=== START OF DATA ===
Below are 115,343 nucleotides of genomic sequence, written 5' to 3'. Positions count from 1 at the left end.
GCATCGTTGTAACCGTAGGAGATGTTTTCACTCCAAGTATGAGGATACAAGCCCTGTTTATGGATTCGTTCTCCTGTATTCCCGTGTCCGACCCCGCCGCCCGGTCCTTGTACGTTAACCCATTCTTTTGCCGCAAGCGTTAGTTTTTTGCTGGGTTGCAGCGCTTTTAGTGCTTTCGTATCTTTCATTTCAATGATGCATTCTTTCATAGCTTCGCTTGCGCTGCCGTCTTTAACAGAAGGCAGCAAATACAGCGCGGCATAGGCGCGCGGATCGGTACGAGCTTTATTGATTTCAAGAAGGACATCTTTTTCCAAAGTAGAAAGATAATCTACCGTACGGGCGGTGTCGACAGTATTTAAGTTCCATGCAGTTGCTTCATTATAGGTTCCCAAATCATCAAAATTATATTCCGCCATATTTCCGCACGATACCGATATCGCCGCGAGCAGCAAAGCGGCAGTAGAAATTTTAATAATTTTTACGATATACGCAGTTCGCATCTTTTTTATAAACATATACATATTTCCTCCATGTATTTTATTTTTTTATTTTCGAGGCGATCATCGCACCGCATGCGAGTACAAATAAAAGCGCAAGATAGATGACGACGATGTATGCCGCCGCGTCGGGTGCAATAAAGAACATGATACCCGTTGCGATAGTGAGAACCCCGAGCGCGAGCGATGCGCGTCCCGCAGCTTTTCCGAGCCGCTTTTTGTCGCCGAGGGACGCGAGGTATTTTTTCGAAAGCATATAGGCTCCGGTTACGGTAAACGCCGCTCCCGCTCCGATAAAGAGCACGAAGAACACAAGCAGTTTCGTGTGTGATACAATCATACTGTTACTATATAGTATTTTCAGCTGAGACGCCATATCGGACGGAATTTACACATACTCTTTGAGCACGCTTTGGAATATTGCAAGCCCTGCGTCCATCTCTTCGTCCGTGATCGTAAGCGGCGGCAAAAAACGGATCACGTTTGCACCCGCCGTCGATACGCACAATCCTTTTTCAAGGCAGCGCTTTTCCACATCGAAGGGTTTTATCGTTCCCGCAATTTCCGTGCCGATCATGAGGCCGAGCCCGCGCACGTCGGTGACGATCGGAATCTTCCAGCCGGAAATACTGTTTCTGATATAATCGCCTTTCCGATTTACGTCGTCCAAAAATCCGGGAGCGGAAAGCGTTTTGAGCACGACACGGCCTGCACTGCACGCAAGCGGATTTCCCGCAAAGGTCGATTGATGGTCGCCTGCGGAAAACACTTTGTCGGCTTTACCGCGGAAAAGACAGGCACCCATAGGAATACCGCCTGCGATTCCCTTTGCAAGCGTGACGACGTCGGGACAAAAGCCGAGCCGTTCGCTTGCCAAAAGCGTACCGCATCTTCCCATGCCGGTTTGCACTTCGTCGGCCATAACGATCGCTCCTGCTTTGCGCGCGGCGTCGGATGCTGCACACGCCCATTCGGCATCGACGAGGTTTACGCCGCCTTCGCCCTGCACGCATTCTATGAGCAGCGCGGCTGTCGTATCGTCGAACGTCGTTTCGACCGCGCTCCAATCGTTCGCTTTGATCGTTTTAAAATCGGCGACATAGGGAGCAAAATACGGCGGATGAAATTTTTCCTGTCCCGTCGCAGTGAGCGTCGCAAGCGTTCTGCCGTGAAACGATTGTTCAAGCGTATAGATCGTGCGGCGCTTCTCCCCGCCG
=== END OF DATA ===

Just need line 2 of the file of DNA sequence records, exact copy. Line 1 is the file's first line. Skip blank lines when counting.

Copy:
GCATCGTTGTAACCGTAGGAGATGTTTTCACTCCAAGTATGAGGATACAAGCCCTGTTTATGGATTCGTTCTCCTGTATTCCCGTGTCCGACCCCGCCGCCCGGTCCTTGTACGTTAACCCATTCTTTTGCCGCAAGCGTTAGTTTTTTGCTGGGTTGCAGCGCTTTTAGTGCTTTCGTATCTTTCATTTCAATGATGCATTCTTTCATAGCTTCGCTTGCGCTGCCGTCTTTAACAGAAGGCAGCAAATACAGCGCGGCATAGGCGCGCGGATCGGTACGAGCTTTATTGATTTCAAGAAGGACATCTTTTTCCAAAGTAGAAAGATAATCTACCGTACGGGCGGTGTCGACAGTATTTAAGTTCCATGCAGTTGCTTCATTATAGGTTCCCAAATCATCAAAATTATATTCCGCCATATTTCCGCACGATACCGATATCGCCGCGAGCAGCAAAGCGGCAGTAGAAATTTTAATAATTTTTACGATATACGCAGTTCGCATCTTTTTTATAAACATATACATATTTCCTCCATGTATTTTATTTTTTTATTTTCGAGGCGATCATCGCACCGCATGCGAGTACAAATAAAAGCGCAAGATAGATGACGACGATGTATGCCGCCGCGTCGGGTGCAATAAAGAACATGATACCCGTTGCGATAGTGAGAACCCCGAGCGCGAGCGATGCGCGTCCCGCAGCTTTTCCGAGCCGCTTTTTGTCGCCGAGGGACGCGAGGTATTTTTTCGAAAGCATATAGGCTCCGGTTACGGTAAACGCCGCTCCCGCTCCGATAAAGAGCACGAAGAACACAAGCAGTTTCGTGTGTGATACAATCATACTGTTACTATATAGTATTTTCAGCTGAGACGCCATATCGGACGGAATTTACACATACTCTTTGAGCACGCTTTGGAATATTGCAAGCCCTGCGTCCATCTCTTCGTCCGTGATCGTAAGCGGCGGCAAAAAACGGATCACGTTTGCACCCGCCGTCGATACGCACAATCCTTTTTCAAGGCAGCGCTTTTCCACATCGAAGGGTTTTATCGTTCCCGCAATTTCCGTGCCGATCATGAGGCCGAGCCCGCGCACGTCGGTGACGATCGGAATCTTCCAGCCGGAAATACTGTTTCTGATATAATCGCCTTTCCGATTTACGTCGTCCAAAAATCCGGGAGCGGAAAGCGTTTTGAGCACGACACGGCCTGCACTGCACGCAAGCGGATTTCCCGCAAAGGTCGATTGATGGTCGCCTGCGGAAAACACTTTGTCGGCTTTACCGCGGAAAAGACAGGCACCCATAGGAATACCGCCTGCGATTCCCTTTGCAAGCGTGACGACGTCGGGACAAAAGCCGAGCCGTTCGCTTGCCAAAAGCGTACCGCATCTTCCCATGCCGGTTTGCACTTCGTCGGCCATAACGATCGCTCCTGCTTTGCGCGCGGCGTCGGATGCTGCACACGCCCATTCGGCATCGACGAGGTTTACGCCGCCTTCGCCCTGCACGCATTCTATGAGCAGCGCGGCTGTCGTATCGTCGAACGTCGTTTCGACCGCGCTCCAATCGTTCGCTTTGATCGTTTTAAAATCGGCGACATAGGGAGCAAAATACGGCGGATGAAATTTTTCCTGTCCCGTCGCAGTGAGCGTCGCAAGCGTTCTGCCGTGAAACGATTGTTCAAGCGTATAGATCGTGCGGCGCTTCTCCCCGCCG